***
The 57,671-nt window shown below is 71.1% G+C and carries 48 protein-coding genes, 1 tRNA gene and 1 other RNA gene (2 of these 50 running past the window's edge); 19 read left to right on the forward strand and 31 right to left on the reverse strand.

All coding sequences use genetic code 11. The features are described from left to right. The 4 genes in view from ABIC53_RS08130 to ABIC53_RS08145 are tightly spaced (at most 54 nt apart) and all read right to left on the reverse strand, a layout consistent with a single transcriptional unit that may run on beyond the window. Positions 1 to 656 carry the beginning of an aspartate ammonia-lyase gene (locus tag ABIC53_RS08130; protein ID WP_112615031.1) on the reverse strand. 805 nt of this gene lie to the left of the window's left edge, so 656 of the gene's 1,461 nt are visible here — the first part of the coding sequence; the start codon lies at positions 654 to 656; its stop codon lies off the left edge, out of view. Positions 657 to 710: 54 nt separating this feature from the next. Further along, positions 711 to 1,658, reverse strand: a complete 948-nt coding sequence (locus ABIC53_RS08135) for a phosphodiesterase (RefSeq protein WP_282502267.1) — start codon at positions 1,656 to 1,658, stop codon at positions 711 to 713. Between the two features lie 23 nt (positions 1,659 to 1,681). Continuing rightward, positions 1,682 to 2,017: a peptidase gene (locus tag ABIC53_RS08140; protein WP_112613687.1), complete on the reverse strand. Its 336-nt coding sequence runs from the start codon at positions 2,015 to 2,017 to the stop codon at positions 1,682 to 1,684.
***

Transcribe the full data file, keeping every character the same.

The 57,671-nt window shown below is 71.1% G+C and carries 48 protein-coding genes, 1 tRNA gene and 1 other RNA gene (2 of these 50 running past the window's edge); 19 read left to right on the forward strand and 31 right to left on the reverse strand.

All coding sequences use genetic code 11. The features are described from left to right. The 4 genes in view from ABIC53_RS08130 to ABIC53_RS08145 are tightly spaced (at most 54 nt apart) and all read right to left on the reverse strand, a layout consistent with a single transcriptional unit that may run on beyond the window. Positions 1 to 656 carry the beginning of an aspartate ammonia-lyase gene (locus tag ABIC53_RS08130; protein ID WP_112615031.1) on the reverse strand. 805 nt of this gene lie to the left of the window's left edge, so 656 of the gene's 1,461 nt are visible here — the first part of the coding sequence; the start codon lies at positions 654 to 656; its stop codon lies off the left edge, out of view. Positions 657 to 710: 54 nt separating this feature from the next. Further along, positions 711 to 1,658, reverse strand: a complete 948-nt coding sequence (locus ABIC53_RS08135) for a phosphodiesterase (RefSeq protein WP_282502267.1) — start codon at positions 1,656 to 1,658, stop codon at positions 711 to 713. Between the two features lie 23 nt (positions 1,659 to 1,681). Continuing rightward, positions 1,682 to 2,017: a peptidase gene (locus tag ABIC53_RS08140; protein WP_112613687.1), complete on the reverse strand. Its 336-nt coding sequence runs from the start codon at positions 2,015 to 2,017 to the stop codon at positions 1,682 to 1,684.